Kimono Cross Stitch

Imagination and original work are intrinsic to our humanity. I’m even going to step out on a limb and say that we must engage in some form or level of imagination and creativity or we risk shriveling up or succumbing to some sort of existential angst. Fear not! I’m not going to get all scholarly here, but I do think imagination and creativity are important to our well-being.

Creativity is as unique as you are as a person. Each of us has our own avenues for creativity. Some avenues are cultivated through training and lessons, other avenues are enjoyed informally. Some of us see ourselves are creative and have no problem letting our imaginations loose. Others of us may not see ourselves as having any creativity and struggle allowing ourselves the luxury of using our precious time in seemingly non-productive endeavors.

There’s a part of me that’s creating a great deal of the time. I tap into some form of creativity three times a week when I write this blog. I use my creativity in our tech business, Cloudtippers, writing, designing, problem-solving, marketing and every sort of odd thing needed in having a business. My husband accesses his creative side in the elegant code he creates developing websites and web apps. He’s passionate about code and can totally lose himself when he’s developing. His coding creativity may not be seen, but it’s behind-the-scenes-magic is experienced whenever someone uses the app he’s created.

Creativity is fulfilling. There’s something powerful and fulfilling seeing something you’ve created come to fruition. I imagine my parents had that sense when they finishing adding on to the house in which I grew up. My Dad drew the plans for the 1,500 square-foot addition. Then they did almost all of the construction and finishing themselves. Us three kids were conscripted into slave labor moving lumber when it was delivered, cleaning up the construction site, and every other unskilled labor requirement imaginable. At the end, they must have had an incredible sense of accomplishment completing such a grand project of scope and craftsmanship.

Not every creative project is major endeavor. Some are simpler such as arranging flowers from your yard, making a meal from the vegetables grown in your garden, setting a pretty table for yourself (I know. I used to stand at the kitchen sink and eat my oatmeal out of the pan when I lived alone!). There’s satisfaction is taking the time and using some ingenuity in the little things.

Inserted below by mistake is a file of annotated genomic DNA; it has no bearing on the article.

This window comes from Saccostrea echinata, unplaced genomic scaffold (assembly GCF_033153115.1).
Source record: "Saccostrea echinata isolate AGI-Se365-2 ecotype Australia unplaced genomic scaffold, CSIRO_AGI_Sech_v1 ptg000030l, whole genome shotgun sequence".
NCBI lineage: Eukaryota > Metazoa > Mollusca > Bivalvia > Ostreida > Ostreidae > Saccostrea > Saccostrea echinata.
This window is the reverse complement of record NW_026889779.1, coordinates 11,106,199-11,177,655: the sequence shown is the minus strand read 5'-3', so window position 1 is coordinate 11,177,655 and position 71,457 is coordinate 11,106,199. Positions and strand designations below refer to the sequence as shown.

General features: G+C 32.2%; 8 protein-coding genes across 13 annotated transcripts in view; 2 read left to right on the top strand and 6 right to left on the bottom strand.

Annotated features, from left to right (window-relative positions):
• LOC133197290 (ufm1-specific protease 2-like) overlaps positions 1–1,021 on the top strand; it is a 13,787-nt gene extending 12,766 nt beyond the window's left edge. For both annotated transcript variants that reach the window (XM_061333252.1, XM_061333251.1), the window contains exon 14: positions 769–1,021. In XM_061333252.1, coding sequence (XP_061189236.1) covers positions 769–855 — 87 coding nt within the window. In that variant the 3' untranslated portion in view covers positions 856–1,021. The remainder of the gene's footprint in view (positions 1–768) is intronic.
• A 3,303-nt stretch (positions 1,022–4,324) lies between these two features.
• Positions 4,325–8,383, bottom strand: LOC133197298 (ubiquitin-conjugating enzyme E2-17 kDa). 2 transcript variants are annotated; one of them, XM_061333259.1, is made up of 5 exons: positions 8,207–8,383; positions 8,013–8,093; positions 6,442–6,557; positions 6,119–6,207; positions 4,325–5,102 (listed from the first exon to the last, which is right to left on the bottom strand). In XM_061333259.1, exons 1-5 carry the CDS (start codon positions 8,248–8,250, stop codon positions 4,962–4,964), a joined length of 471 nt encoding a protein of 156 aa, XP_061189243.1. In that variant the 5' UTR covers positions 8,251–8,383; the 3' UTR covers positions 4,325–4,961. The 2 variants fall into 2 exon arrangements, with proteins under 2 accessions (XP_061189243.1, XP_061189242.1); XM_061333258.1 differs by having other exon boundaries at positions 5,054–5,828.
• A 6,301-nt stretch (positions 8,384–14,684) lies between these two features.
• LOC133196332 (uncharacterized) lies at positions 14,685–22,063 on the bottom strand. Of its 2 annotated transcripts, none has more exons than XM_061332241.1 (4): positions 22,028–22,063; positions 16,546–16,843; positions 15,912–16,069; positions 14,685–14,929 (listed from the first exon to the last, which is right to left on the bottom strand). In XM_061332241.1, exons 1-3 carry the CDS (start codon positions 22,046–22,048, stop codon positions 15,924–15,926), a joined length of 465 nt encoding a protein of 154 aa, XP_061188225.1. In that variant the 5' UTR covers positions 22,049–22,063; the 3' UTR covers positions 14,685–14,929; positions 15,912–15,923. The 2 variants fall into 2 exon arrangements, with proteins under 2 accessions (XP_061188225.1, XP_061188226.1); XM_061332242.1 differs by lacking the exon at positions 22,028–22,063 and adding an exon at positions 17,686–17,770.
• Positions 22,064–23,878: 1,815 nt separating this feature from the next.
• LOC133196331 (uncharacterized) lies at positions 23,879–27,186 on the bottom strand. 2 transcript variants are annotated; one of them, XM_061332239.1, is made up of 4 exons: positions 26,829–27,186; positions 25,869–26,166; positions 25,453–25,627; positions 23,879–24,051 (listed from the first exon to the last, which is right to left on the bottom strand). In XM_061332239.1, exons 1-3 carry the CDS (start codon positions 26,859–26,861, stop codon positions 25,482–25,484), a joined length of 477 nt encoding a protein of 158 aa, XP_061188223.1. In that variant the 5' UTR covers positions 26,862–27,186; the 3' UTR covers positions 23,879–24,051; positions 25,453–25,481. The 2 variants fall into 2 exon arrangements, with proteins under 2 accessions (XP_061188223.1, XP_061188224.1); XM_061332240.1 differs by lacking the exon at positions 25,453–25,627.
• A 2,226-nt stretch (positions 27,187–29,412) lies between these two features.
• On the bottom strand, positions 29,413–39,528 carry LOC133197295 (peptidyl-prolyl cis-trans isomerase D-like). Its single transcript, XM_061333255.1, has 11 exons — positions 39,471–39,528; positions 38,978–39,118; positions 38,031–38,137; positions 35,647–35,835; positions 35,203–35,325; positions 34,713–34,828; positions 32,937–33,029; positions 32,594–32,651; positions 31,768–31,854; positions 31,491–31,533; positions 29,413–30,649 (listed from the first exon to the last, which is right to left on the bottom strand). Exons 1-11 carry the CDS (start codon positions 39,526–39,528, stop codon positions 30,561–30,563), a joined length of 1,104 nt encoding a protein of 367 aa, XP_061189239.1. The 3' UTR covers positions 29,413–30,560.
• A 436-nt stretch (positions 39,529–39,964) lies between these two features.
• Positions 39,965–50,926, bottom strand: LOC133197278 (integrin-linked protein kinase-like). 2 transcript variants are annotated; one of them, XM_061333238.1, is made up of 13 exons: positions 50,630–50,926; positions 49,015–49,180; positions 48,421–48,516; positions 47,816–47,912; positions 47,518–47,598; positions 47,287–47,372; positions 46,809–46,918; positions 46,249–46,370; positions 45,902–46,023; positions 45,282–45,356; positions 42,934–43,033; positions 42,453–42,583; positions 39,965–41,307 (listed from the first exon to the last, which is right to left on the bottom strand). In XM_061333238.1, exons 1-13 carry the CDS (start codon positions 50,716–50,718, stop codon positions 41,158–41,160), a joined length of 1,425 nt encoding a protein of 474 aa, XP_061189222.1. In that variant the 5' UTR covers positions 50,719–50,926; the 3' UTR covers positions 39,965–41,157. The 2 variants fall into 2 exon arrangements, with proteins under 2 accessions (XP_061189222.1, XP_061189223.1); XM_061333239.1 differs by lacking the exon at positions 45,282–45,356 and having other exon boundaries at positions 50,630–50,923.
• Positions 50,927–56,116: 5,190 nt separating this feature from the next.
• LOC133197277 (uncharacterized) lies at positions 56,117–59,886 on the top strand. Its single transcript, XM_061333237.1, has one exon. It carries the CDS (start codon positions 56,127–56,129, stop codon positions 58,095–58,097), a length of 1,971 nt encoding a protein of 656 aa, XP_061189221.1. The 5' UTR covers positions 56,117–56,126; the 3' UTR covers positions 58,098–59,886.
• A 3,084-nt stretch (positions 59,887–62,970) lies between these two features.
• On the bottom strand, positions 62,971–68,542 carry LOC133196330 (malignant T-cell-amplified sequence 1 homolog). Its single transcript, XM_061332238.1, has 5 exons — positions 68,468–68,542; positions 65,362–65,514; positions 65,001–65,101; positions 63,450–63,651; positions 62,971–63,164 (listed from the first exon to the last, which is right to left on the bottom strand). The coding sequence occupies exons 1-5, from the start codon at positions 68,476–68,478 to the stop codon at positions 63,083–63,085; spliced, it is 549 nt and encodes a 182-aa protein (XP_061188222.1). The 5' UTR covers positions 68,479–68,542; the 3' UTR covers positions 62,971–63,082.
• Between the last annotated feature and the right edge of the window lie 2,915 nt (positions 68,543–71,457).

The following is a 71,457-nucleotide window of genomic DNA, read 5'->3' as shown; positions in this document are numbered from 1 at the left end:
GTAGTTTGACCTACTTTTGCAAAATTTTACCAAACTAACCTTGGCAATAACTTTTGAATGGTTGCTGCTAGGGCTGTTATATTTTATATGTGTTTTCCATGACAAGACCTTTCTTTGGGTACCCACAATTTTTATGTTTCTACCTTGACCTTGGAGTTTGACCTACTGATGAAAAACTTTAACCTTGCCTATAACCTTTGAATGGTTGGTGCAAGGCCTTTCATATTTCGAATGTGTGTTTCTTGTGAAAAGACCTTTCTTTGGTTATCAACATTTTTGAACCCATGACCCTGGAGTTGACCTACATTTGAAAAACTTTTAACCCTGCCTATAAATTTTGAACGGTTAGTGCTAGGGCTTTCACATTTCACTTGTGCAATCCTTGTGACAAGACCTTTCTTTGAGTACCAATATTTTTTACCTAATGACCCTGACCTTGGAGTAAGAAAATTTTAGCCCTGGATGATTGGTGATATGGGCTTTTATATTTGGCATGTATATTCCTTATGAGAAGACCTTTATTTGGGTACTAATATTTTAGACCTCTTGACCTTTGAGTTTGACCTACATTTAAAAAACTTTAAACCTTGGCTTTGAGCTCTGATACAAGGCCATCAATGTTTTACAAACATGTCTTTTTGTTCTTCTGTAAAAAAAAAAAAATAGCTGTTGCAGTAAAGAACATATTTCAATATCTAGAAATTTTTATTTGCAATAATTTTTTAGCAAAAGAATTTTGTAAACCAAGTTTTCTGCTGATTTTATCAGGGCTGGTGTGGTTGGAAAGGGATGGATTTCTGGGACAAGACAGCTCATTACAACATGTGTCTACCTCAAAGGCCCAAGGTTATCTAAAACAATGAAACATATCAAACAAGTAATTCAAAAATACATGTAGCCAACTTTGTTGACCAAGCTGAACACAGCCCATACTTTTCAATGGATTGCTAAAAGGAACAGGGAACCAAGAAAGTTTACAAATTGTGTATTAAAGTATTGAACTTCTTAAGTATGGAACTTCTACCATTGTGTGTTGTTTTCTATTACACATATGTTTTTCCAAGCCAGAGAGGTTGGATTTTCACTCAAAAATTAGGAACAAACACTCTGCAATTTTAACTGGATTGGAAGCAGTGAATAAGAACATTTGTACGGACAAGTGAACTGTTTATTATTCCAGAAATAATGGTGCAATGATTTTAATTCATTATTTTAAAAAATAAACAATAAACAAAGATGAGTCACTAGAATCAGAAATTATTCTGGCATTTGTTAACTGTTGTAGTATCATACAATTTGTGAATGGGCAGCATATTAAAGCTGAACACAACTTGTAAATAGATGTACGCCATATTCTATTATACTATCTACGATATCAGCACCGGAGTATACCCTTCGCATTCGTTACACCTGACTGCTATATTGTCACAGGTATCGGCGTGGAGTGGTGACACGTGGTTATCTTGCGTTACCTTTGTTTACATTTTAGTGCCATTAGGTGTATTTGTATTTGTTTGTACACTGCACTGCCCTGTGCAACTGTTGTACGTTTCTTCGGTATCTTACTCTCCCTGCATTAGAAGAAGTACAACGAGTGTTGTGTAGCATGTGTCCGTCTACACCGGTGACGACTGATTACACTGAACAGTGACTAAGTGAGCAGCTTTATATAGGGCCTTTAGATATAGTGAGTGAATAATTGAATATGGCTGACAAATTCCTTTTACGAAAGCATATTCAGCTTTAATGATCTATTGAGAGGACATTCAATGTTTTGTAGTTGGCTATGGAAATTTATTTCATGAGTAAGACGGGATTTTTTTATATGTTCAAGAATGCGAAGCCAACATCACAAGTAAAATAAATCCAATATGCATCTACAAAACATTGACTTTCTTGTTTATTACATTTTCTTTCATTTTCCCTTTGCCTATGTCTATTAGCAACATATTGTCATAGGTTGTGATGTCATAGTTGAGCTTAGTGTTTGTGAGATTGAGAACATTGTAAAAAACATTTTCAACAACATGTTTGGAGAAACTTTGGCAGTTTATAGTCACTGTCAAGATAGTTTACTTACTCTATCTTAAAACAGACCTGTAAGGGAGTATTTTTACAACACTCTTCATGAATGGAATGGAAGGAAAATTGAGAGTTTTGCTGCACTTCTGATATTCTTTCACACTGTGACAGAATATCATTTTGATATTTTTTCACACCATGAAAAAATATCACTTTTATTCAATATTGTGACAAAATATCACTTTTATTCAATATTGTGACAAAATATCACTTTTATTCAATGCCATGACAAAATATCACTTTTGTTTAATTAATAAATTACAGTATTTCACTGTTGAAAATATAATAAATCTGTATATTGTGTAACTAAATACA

Creativity is necessary. When we embark on a creative adventure of any kind, we access a different part of our brain than what we use for more cognitive functions. Giving ourselves time to be creative actually enhances our overall ability to solve problems and perform better. It seems paradoxical, like taking time out to plan. Often people think planning is a waste of time and time taken away from something that yields more productivity. However, the opposite is true; the time used in planning more than makes up for time used in effectiveness and efficiency.

In today’s culture, we need opportunities to recharge and relax. Creative projects allow that to happen. Our on-demand culture seduces us into thinking everything is on-demand, including how we work and how we engage the people and world around us. Creative projects cause us to step back, take time, and re-connect with simpler or different tasks. We get the satisfaction of experiencing something start to finish in whatever time it takes to complete or participate. We often find ourselves immersed in what we’re doing, transported to another place. And it is good.

The picture above is my almost-finished counted cross stitch project I started 9 years ago when I was recuperating from my ankle replacement surgery! I plan to mat and frame it, and enter it in our county fair. I want a ribbon, preferably first-place (my competitive nature is very difficult to tame)!

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